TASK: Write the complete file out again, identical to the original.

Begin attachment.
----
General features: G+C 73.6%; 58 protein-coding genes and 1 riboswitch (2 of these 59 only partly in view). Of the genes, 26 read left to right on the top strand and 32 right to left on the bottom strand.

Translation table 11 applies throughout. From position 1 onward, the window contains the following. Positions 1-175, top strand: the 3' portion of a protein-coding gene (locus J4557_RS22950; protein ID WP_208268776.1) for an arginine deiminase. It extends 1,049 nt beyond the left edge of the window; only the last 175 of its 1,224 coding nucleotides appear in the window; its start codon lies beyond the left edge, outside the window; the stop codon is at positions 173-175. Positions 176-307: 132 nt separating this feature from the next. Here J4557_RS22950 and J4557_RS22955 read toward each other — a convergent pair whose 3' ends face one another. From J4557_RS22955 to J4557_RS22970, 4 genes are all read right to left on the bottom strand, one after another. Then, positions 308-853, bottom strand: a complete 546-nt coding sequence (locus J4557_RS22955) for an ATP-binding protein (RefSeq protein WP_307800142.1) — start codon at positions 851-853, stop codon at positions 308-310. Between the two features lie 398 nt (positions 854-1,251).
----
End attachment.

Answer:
General features: G+C 73.6%; 58 protein-coding genes and 1 riboswitch (2 of these 59 only partly in view). Of the genes, 26 read left to right on the top strand and 32 right to left on the bottom strand.

Translation table 11 applies throughout. From position 1 onward, the window contains the following. Positions 1-175, top strand: the 3' portion of a protein-coding gene (locus J4557_RS22950; protein ID WP_208268776.1) for an arginine deiminase. It extends 1,049 nt beyond the left edge of the window; only the last 175 of its 1,224 coding nucleotides appear in the window; its start codon lies beyond the left edge, outside the window; the stop codon is at positions 173-175. Positions 176-307: 132 nt separating this feature from the next. Here J4557_RS22950 and J4557_RS22955 read toward each other — a convergent pair whose 3' ends face one another. From J4557_RS22955 to J4557_RS22970, 4 genes are all read right to left on the bottom strand, one after another. Then, positions 308-853, bottom strand: a complete 546-nt coding sequence (locus J4557_RS22955) for an ATP-binding protein (RefSeq protein WP_307800142.1) — start codon at positions 851-853, stop codon at positions 308-310. Between the two features lie 398 nt (positions 854-1,251).